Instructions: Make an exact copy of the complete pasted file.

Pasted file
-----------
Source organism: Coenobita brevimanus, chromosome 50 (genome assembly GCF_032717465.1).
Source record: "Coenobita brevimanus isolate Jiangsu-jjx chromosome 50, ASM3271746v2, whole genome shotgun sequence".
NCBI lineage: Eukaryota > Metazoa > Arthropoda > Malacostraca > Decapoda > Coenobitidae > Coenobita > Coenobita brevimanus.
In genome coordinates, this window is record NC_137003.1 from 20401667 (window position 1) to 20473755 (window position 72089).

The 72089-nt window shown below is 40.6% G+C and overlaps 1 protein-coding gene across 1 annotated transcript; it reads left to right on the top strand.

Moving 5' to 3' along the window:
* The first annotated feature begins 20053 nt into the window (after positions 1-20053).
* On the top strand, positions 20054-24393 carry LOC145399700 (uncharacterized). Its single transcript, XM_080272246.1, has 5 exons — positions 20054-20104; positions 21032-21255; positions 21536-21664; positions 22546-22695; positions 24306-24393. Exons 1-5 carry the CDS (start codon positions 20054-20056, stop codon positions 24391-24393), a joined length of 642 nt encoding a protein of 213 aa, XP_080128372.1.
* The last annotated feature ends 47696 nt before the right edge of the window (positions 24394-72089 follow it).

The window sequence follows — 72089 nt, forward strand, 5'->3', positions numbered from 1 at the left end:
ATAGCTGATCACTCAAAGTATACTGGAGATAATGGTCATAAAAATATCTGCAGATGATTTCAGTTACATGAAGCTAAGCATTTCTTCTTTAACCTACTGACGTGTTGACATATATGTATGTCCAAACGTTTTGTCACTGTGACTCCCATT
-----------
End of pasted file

Source organism: Coenobita brevimanus, chromosome 50 (genome assembly GCF_032717465.1).
Source record: "Coenobita brevimanus isolate Jiangsu-jjx chromosome 50, ASM3271746v2, whole genome shotgun sequence".
NCBI lineage: Eukaryota > Metazoa > Arthropoda > Malacostraca > Decapoda > Coenobitidae > Coenobita > Coenobita brevimanus.
In genome coordinates, this window is record NC_137003.1 from 20401667 (window position 1) to 20473755 (window position 72089).

The 72089-nt window shown below is 40.6% G+C and overlaps 1 protein-coding gene across 1 annotated transcript; it reads left to right on the top strand.

Moving 5' to 3' along the window:
* The first annotated feature begins 20053 nt into the window (after positions 1-20053).
* On the top strand, positions 20054-24393 carry LOC145399700 (uncharacterized). Its single transcript, XM_080272246.1, has 5 exons — positions 20054-20104; positions 21032-21255; positions 21536-21664; positions 22546-22695; positions 24306-24393. Exons 1-5 carry the CDS (start codon positions 20054-20056, stop codon positions 24391-24393), a joined length of 642 nt encoding a protein of 213 aa, XP_080128372.1.
* The last annotated feature ends 47696 nt before the right edge of the window (positions 24394-72089 follow it).

The window sequence follows — 72089 nt, forward strand, 5'->3', positions numbered from 1 at the left end:
ATAGCTGATCACTCAAAGTATACTGGAGATAATGGTCATAAAAATATCTGCAGATGATTTCAGTTACATGAAGCTAAGCATTTCTTCTTTAACCTACTGACGTGTTGACATATATGTATGTCCAAACGTTTTGTCACTGTGACTCCCATT